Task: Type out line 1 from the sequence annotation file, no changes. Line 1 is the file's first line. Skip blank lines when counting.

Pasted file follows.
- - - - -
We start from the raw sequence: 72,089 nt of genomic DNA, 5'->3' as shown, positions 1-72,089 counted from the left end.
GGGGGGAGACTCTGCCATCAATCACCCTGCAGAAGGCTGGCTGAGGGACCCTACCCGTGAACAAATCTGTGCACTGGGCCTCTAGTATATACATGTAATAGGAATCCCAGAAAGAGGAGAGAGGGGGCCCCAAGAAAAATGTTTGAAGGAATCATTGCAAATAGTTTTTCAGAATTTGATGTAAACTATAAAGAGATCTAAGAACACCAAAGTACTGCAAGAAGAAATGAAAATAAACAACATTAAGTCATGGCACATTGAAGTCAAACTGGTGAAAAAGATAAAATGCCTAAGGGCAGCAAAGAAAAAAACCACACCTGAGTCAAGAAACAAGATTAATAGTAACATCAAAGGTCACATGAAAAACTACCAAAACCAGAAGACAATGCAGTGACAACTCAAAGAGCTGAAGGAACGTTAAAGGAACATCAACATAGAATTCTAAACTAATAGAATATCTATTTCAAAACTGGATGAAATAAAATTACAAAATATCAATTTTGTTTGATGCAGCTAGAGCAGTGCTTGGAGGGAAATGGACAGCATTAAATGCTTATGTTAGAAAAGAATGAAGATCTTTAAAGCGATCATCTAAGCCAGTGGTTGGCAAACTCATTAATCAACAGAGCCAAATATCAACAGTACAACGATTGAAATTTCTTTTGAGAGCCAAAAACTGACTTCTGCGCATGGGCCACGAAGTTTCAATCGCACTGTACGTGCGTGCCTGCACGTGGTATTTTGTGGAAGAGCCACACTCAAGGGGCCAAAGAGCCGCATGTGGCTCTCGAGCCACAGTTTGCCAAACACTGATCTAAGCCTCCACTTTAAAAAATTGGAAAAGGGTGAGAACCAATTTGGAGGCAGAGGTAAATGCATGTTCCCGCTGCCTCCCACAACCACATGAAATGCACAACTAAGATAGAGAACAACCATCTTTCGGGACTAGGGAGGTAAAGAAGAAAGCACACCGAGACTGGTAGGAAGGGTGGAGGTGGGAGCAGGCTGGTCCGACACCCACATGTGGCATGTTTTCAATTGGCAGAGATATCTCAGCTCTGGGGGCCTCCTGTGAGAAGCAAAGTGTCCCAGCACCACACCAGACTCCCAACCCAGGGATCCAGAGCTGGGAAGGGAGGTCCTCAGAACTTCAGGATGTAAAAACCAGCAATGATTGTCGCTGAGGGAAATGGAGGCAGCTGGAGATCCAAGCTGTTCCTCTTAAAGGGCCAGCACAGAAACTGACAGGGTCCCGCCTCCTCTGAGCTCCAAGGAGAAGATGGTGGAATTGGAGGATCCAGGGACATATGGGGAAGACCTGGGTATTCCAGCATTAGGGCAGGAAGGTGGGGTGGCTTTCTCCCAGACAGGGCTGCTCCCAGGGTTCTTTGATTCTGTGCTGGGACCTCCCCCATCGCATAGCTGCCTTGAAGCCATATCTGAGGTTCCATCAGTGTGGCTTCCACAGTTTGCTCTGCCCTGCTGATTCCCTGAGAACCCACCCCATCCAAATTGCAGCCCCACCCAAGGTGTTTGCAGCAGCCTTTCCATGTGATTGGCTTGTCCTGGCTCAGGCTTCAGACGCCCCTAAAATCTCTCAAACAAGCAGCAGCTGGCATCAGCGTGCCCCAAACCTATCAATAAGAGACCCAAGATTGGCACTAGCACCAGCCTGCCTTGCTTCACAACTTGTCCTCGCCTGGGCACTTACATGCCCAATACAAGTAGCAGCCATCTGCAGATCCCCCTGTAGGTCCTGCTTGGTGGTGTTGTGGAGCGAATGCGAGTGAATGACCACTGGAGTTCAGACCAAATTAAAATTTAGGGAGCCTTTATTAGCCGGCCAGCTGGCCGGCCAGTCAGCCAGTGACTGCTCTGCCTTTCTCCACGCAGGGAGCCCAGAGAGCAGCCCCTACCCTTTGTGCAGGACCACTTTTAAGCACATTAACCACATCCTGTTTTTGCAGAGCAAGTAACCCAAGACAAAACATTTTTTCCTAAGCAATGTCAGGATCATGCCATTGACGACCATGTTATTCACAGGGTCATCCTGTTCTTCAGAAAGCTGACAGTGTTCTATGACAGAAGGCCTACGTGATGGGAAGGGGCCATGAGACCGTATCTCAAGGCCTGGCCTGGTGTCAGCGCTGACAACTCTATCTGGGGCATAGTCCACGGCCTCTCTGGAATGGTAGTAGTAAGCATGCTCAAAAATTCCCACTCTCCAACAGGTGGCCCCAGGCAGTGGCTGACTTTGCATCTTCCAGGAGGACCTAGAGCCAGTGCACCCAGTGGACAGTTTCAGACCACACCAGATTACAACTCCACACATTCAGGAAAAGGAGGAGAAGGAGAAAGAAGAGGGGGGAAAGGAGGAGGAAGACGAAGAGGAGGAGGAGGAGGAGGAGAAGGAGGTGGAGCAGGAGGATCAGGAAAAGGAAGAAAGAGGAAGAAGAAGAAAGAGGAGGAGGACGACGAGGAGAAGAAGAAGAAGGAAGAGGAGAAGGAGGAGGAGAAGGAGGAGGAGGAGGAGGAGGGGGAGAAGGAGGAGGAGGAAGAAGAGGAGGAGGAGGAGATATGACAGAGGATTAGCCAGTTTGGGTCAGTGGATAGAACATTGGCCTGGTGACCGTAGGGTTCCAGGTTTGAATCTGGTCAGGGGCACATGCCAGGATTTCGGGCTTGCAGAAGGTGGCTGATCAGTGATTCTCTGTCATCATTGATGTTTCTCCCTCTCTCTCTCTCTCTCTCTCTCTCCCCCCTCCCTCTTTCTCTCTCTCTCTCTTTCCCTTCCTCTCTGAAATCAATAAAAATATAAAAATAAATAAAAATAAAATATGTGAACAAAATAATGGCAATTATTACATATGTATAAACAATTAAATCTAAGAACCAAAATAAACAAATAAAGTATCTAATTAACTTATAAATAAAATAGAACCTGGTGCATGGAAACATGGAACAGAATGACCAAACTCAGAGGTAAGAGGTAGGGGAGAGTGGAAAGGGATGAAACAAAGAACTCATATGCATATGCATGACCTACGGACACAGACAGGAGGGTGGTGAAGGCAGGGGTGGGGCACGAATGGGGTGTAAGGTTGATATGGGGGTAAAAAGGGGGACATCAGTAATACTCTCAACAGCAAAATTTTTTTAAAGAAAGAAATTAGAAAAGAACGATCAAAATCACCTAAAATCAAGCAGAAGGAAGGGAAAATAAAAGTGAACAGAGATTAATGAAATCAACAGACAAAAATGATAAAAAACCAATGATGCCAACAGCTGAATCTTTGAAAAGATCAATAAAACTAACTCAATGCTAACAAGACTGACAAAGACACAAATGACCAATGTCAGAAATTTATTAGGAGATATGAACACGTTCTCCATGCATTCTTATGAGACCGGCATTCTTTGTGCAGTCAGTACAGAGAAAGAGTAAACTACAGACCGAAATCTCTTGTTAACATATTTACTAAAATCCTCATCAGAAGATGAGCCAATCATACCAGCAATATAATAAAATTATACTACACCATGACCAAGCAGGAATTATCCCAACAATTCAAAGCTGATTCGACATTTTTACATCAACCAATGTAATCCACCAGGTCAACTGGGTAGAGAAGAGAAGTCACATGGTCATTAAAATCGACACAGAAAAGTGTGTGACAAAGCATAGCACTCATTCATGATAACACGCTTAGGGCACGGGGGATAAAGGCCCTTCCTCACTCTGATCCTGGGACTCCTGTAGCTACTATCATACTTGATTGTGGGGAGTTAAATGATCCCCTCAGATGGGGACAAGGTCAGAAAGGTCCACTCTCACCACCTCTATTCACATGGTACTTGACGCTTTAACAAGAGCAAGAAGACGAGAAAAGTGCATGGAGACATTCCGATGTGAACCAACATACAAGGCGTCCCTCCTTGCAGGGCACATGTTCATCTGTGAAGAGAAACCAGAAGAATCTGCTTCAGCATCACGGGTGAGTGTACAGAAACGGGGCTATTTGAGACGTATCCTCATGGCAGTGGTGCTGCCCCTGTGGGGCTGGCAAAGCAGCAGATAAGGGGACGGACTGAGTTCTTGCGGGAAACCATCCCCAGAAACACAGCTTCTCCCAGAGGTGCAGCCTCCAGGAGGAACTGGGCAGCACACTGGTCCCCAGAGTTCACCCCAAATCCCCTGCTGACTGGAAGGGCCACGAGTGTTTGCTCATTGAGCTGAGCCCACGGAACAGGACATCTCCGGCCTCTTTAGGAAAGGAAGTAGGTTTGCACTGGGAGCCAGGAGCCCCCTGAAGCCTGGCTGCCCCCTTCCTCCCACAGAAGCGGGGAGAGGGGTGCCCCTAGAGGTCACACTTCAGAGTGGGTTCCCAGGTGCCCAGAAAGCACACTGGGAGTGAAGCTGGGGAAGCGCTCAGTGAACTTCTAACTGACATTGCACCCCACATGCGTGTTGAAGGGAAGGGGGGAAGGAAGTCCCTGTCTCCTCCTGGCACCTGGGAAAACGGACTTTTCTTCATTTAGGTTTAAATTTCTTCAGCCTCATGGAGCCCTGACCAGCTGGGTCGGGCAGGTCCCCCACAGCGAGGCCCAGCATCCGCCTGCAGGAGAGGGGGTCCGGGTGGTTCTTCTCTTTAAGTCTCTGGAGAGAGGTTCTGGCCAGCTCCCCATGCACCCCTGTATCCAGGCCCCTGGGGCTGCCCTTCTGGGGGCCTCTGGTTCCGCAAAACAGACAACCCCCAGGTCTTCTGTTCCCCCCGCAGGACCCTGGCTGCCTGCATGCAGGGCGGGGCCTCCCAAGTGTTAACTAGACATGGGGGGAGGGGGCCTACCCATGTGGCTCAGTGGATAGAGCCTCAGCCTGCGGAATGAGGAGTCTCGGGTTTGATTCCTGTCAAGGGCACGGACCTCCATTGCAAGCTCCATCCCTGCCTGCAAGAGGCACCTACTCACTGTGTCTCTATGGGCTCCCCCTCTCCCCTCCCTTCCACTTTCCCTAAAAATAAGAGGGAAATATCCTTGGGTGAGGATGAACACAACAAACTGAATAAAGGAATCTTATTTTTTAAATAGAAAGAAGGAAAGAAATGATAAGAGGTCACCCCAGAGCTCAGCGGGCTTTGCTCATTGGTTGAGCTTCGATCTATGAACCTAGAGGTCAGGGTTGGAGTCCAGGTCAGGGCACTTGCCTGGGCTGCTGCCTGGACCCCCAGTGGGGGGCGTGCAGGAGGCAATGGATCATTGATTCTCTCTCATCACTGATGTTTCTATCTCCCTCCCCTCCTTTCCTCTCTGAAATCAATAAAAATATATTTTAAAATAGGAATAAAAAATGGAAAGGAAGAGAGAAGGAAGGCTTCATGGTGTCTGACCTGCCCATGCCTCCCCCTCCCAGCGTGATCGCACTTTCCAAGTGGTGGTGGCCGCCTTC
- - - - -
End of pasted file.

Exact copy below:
We start from the raw sequence: 72,089 nt of genomic DNA, 5'->3' as shown, positions 1-72,089 counted from the left end.